Hello. If you do not want to get married at this time and your girlfriend/fiance is found to be ineligible for a green card, she may be eligible for President Obama's new immigration policy provided that she meets the following criteria:
1. She entered the U.S. under the age of 16 (I know she's been here for 8 years and is now 28...please verify the exact date of her entry and her age at the time of entry);
2. She has continuously resided in the U.S. for at least 5 years preceding June 15, 2012 and is presently in the U.S.;
3. She is currently in school, graduated from high school, has a general education development certificate (this seems to be the case as noted in your question) or served in the U.S. Armed Forces;
4. She has not been convicted of a felony offense, a significant misdemeanor offense, multiple misdemeanor offenses, or otherwise pose a threat to national security or public safety;
5. Not above the age of 30 (she meets this requirement as well as she is 28).
Please note: President Obama's new immigration policy WILL NOT confer any immigration status, meaning that your girlfriend/fiance will NOT get a green card under the Obama policy. That said, she may be eligible for work authorization and will not be placed in jeopardy of deportation. Again, please verify the date of entry and her age at the time of entry.
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want the icing but not the cake? a labor certification is out as it would take to long and she would have to leave the usa to get the visa and wait in el salvador for ten years. oh well
The advice that I give in each answer or legal is not intended to take the place of an in person consultation. A complete answer takes an in depth interview. After all, it is a life that is at stake. If you are in another city that I do not service ask me and I might be able to recommend you an attorney there. In general, in Houston, I recommend Adan Vega or Bruce Coane, Specialists. In Dallas I recommend Richard Fernandez or Yong Wood highly skilled and experienced.Ask a similar question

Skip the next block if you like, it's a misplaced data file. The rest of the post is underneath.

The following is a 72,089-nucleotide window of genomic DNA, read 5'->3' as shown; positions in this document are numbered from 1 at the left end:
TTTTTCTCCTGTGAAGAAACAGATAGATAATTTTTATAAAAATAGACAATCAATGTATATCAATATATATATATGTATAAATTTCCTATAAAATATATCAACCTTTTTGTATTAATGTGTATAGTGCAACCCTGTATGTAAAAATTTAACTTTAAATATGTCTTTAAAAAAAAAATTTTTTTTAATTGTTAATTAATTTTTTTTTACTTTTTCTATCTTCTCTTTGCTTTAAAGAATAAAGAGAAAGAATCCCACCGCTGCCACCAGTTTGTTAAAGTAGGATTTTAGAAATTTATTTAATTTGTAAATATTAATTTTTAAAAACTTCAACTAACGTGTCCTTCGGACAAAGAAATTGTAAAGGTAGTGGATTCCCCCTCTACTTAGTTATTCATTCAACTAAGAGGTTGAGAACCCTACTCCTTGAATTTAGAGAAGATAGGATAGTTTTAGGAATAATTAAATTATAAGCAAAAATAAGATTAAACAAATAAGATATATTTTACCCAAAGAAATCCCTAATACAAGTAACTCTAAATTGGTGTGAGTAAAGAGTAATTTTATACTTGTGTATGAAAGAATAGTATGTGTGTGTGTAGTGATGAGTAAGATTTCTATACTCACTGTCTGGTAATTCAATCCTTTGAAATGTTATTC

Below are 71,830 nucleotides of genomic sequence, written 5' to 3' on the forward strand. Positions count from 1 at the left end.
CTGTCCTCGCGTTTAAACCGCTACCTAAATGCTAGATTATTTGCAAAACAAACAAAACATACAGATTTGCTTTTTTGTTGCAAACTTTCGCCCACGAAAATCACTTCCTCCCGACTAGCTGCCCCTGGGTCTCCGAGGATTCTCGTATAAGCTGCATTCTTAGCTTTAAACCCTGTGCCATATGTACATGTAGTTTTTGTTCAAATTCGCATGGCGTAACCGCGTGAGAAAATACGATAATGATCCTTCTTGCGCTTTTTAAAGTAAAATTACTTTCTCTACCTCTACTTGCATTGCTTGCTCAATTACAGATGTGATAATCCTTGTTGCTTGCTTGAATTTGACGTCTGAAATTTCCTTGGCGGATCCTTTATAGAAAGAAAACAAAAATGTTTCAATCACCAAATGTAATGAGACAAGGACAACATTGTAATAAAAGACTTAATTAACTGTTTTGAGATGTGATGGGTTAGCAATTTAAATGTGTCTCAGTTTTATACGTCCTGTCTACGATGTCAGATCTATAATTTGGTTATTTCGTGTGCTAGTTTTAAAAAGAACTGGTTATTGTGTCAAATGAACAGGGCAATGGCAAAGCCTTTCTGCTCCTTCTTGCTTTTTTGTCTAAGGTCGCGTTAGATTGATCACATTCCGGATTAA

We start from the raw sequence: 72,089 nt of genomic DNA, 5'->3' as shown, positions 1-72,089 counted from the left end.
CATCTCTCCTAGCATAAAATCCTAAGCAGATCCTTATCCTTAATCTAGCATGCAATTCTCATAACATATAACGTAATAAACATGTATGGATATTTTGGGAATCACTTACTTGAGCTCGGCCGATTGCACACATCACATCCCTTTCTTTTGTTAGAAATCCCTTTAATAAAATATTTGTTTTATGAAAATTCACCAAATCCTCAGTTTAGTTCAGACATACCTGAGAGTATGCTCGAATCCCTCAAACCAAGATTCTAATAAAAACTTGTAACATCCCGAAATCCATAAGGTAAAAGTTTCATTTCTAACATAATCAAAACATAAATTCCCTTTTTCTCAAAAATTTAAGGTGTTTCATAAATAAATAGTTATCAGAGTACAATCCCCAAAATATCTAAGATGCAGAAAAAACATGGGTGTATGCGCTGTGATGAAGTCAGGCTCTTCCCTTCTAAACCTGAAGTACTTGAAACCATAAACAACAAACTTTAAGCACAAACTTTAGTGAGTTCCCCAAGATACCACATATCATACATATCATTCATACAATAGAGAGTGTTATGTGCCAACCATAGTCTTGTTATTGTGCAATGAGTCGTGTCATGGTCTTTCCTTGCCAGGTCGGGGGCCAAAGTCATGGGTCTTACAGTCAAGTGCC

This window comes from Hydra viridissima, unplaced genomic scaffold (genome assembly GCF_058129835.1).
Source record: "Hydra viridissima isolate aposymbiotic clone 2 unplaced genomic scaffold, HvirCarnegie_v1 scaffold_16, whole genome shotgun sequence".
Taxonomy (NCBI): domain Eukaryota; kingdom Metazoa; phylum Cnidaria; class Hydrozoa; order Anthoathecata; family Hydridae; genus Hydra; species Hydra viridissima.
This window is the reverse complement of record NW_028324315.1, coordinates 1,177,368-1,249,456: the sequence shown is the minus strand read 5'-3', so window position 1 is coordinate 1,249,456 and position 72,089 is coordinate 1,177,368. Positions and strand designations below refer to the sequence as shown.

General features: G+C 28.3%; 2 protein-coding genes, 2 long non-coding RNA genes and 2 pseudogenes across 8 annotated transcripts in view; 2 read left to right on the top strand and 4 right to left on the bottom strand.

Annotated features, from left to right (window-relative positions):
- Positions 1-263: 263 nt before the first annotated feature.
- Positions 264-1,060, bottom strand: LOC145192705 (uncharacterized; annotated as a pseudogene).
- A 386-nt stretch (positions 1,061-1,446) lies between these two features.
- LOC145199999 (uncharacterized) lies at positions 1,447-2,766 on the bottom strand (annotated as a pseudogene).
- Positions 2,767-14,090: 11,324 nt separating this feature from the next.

Since she arrived illegally a marriage probably will not solve the problem anyways. Speak with and retain an immigration attorney to see what if anything can be done.
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Legal disclaimer: The statement above is general in nature, as not all the facts are known. You should retain an attorney to review all the facts specific to your case in order to receive advise specific to your case. The statement above does not create an attorney/client relationship.Ask a similar question
Assuming she only entered the U.S. illegally once and has remained, if you were married after your I-130 is approved she would be eligible to file an I-601 waiver under the "new" stateside procedures and apply for an immigrant visa at the American Consulate in San Salvador. I have successfully handle many such cases. However, you must use a qualified immigration lawyer because if it is not done right she could get "stuck" abroad for 10 years.
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